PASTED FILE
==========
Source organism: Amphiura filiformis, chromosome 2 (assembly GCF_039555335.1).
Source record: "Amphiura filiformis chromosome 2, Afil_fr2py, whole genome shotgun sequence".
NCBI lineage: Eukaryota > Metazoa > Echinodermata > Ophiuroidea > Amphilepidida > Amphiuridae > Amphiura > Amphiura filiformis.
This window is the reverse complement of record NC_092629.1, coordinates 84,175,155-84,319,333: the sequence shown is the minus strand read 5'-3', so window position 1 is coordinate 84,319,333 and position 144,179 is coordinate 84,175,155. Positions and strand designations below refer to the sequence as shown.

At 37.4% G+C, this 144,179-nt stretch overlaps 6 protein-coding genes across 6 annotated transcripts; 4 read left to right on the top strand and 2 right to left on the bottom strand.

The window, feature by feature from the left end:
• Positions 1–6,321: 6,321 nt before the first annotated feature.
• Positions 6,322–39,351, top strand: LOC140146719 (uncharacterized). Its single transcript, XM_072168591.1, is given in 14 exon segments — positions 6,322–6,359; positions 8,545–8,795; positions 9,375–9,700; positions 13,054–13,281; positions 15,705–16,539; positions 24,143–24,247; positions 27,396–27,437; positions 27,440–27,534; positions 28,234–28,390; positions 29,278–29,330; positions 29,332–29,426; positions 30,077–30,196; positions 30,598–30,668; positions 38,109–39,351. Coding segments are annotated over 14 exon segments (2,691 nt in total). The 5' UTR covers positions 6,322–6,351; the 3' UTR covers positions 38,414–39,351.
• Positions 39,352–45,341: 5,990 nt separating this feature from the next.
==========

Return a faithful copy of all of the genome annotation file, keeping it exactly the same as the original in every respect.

Source organism: Amphiura filiformis, chromosome 2 (assembly GCF_039555335.1).
Source record: "Amphiura filiformis chromosome 2, Afil_fr2py, whole genome shotgun sequence".
NCBI lineage: Eukaryota > Metazoa > Echinodermata > Ophiuroidea > Amphilepidida > Amphiuridae > Amphiura > Amphiura filiformis.
This window is the reverse complement of record NC_092629.1, coordinates 84,175,155-84,319,333: the sequence shown is the minus strand read 5'-3', so window position 1 is coordinate 84,319,333 and position 144,179 is coordinate 84,175,155. Positions and strand designations below refer to the sequence as shown.

At 37.4% G+C, this 144,179-nt stretch overlaps 6 protein-coding genes across 6 annotated transcripts; 4 read left to right on the top strand and 2 right to left on the bottom strand.

The window, feature by feature from the left end:
• Positions 1–6,321: 6,321 nt before the first annotated feature.
• Positions 6,322–39,351, top strand: LOC140146719 (uncharacterized). Its single transcript, XM_072168591.1, is given in 14 exon segments — positions 6,322–6,359; positions 8,545–8,795; positions 9,375–9,700; positions 13,054–13,281; positions 15,705–16,539; positions 24,143–24,247; positions 27,396–27,437; positions 27,440–27,534; positions 28,234–28,390; positions 29,278–29,330; positions 29,332–29,426; positions 30,077–30,196; positions 30,598–30,668; positions 38,109–39,351. Coding segments are annotated over 14 exon segments (2,691 nt in total). The 5' UTR covers positions 6,322–6,351; the 3' UTR covers positions 38,414–39,351.
• Positions 39,352–45,341: 5,990 nt separating this feature from the next.